Karen’s more in touch with her spiritual self than me, and a tour of the Golden Triangle has been on her bucket list, and in my ear for a decade. My greatest fear was that everything you eat would try to kill me, and I wasn’t expecting a life-affirming experience… how wrong can a man be!
I wouldn’t have believed if you told me this tour would open my eyes to a whole new culinary pinnacle of deliciousness. This is a man who doesn’t do curry or chillies. But this may be Indian food Jim, but not as we know it! Words fail to describe the amazing foodie experience for which in itself I would recommend you taste a voyage across India.
We landed in colonial New Delhi at the Imperial Hotel. Swathed in old English loveliness and polo, and croquet, and afternoon tea. The scale of this palatial residence and impeccable unstuffy service relieves one of breath.
Our tour organised by Western & Oriental over 12 days took in the Golden Triangle of Delhi, Varanasi, Agra, Jaipur and Jodhpur, then back to Delhi.
Each stop-off for 2 nights merely proved a taster for a country now to be revisited. A tour guide accompanied us every step of the way. Don’t hesitate! This proved the best way to remove any potential for stress and guarantee the personalised trip we craved. Daily temperatures around 36c with low humidity lends ample comfort when riding rickshaws beneath a canopy of bare wires through the back streets of Delhi.
The cacophony of sound and colour in the ancient city of Varanasi assaults the senses with a heady mix of incense spice and chaos. Varanasi is the spiritual centre of the Hindu faith where we witnessed religious ceremonies purging one’s sins in the River Ganges. No doubt great for the soul but all of life’s in that water so I wouldn’t recommend drinking it.
A short flight to Agra on domestic airline Jet Airways with brand new aircraft and charming service was only challenged for her ladyship with a 15kg baggage limit. All you need is a couple of linen shirts and a toothbrush, and her ladyship is now a master at skinny-packing silk blouses. My first exposure to the Taj Mahal was the opening of our balcony doors at the exquisite Oberoi Amar Vilas to the sight of this incredible mausoleum honed of marble. Do see it both at sunrise and sunset if given the opportunity.
Fully rested from the Oberoi’s exquisite cascading pools the ‘Lovely booked us to drive the 6 hours from Agra to Jaipur. Most people would skip seeing the back country for the sake of more palaces and religious monuments but I’ve been happily enlightened with the realisation that India is a beautiful country with incredible warmth of personality steeped in wealth wholly unrelated to material possession. This is reinforced by a ‘no tipping’ policy in nearly all the hotels we visited; A relief to experience such impeccable service more telling of the populous nature than the dollar rate.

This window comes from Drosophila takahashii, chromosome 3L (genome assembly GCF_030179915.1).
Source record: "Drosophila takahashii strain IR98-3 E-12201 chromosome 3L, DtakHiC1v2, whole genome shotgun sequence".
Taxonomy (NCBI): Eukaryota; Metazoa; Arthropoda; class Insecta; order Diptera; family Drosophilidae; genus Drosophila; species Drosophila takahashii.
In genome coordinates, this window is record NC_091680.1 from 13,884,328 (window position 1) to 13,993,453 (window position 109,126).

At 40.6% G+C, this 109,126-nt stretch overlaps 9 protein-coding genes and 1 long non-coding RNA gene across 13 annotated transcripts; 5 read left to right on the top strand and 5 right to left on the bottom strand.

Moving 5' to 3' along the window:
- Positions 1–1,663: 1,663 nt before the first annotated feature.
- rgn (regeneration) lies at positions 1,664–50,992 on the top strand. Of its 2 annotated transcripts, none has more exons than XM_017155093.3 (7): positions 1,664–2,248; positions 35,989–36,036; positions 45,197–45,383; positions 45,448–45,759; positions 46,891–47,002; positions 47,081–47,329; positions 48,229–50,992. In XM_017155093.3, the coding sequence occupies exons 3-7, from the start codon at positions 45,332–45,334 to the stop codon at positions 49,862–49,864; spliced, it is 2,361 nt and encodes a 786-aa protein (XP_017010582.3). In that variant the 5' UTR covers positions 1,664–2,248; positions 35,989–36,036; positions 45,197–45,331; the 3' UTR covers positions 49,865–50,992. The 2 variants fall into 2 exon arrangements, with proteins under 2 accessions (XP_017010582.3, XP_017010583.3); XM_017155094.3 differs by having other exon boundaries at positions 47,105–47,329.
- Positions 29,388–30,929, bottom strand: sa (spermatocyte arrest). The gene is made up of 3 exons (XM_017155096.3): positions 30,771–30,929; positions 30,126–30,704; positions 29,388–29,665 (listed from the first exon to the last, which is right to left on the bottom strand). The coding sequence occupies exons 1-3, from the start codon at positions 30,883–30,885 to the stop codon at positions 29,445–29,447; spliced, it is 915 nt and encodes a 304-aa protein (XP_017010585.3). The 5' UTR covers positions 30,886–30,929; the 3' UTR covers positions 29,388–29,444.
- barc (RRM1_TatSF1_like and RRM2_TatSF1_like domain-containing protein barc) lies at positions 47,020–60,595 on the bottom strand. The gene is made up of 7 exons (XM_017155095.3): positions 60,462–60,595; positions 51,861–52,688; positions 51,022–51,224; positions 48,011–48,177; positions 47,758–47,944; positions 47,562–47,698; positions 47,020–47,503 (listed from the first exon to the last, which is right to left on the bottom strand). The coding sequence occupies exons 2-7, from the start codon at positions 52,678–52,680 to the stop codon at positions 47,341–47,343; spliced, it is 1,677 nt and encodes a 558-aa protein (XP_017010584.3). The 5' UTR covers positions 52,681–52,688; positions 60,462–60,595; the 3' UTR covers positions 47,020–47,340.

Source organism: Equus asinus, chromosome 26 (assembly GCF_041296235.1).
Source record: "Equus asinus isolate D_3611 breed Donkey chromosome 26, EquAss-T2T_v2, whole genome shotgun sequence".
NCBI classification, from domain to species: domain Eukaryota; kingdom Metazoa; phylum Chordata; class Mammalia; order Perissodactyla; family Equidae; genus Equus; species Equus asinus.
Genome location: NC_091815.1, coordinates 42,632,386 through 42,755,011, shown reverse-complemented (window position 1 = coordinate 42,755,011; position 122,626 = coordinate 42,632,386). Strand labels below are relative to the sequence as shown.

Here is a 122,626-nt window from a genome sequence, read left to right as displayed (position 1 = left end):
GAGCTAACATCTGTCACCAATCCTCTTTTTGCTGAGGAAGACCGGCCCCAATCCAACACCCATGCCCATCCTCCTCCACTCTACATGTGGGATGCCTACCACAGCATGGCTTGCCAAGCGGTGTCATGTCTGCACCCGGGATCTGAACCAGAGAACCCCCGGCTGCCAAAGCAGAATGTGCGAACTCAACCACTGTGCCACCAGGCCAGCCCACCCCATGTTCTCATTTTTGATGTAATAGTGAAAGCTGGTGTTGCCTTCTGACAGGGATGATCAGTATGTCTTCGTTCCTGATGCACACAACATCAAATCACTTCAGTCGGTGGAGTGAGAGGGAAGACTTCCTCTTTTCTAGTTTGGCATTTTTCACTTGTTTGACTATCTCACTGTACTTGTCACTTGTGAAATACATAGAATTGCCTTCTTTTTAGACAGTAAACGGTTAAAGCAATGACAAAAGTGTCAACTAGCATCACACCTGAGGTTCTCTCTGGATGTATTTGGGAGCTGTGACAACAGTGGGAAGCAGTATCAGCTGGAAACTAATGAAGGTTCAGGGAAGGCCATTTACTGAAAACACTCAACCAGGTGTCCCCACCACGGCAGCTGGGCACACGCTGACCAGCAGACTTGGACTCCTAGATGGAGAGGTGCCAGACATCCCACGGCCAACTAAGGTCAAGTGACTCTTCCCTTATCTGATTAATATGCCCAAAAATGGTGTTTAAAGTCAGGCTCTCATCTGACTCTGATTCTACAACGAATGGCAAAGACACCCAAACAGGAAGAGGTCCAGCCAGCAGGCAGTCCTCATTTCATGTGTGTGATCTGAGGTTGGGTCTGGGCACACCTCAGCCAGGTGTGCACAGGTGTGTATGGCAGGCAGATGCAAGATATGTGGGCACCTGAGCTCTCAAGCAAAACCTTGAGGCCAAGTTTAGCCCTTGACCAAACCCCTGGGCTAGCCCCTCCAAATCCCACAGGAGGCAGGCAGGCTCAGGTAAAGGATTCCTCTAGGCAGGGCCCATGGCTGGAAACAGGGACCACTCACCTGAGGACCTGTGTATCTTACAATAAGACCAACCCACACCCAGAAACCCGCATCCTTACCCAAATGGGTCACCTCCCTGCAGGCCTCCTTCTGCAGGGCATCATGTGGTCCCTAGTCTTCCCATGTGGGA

Sightseeing in Jaipur embraced the Red Fort, a floating palace, local spice and textile markets and rich silk weaving. Walk the streets and sense the flavours of this glorious place; you cross the road with your ears, not your eyes. Like a river of cars bicycles trucks rickshaws people cows (yes loose cows!) scooters, and the odd goat all free-flow in any direction. One gently traverses at a steady pace with minimum hesitancy to blend in through the chaos that breathes past you. Yet, pulling into an oncoming dual carriageway from a roadside rest, head-on, still lives with me.
In Jodhpur, The Raas Hotel is a spectacular walled enclave in the centre of mayhem. Imagine a medieval city with abundant step-wells deep into the earth and narrow streets draped with an embarrassment of colour around every corner. Life’s changed around here. The children of beggars are no longer maimed for profit, those days are long gone. Every child receives an education and everyone is entitled to a free meal provided every day on the street. The infrastructure of this massive country is receiving a whole new momentum of focused investment at a pace suited to both culture as much as commerce. Breakfast on the terrace in the walled gardens listening to the orchestra of life from beyond the walls lends a texture to India like no other. So to say we dropped into quintessential India in this blue painted City is an understatement.
I still may not be such the spiritual being, but I have to admit to being enchanted by India’s raw intoxicating spirit.
By James Beagrie, MD, Meon Valley Travel.
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